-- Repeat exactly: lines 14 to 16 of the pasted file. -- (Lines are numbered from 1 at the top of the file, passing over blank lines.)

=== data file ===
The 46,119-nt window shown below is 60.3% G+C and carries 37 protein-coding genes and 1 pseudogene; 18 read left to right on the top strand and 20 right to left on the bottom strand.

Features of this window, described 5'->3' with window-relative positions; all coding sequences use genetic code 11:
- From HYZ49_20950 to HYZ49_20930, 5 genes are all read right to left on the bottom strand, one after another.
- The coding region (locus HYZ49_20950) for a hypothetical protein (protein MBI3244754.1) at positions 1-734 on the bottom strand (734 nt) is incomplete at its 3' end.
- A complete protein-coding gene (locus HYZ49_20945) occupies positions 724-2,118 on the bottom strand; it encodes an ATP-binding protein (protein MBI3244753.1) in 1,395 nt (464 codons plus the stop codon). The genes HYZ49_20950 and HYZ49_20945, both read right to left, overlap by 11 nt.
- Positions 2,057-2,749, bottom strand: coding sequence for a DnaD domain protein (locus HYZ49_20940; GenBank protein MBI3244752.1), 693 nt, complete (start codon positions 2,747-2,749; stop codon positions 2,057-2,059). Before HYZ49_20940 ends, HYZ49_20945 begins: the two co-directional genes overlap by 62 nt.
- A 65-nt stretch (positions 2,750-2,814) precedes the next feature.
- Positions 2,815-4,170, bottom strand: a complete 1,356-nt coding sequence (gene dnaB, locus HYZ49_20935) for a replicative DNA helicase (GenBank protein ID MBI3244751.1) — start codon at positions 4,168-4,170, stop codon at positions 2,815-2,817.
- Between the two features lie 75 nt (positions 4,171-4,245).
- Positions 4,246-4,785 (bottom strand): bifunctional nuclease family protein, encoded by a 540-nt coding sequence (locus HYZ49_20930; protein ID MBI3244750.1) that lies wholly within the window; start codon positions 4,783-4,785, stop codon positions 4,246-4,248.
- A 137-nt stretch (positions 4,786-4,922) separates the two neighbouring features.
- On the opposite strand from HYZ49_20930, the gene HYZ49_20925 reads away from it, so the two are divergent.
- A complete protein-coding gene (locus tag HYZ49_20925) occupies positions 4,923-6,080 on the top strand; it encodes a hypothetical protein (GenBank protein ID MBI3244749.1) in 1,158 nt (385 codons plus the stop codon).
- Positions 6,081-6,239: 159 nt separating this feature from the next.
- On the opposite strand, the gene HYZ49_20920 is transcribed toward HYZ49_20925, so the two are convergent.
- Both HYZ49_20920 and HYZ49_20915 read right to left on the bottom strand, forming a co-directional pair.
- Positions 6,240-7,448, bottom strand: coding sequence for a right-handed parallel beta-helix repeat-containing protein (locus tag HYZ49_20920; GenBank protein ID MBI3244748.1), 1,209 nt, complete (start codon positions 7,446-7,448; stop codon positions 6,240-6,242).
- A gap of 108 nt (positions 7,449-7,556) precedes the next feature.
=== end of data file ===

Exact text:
- Positions 6,081-6,239: 159 nt separating this feature from the next.
- On the opposite strand, the gene HYZ49_20920 is transcribed toward HYZ49_20925, so the two are convergent.
- Both HYZ49_20920 and HYZ49_20915 read right to left on the bottom strand, forming a co-directional pair.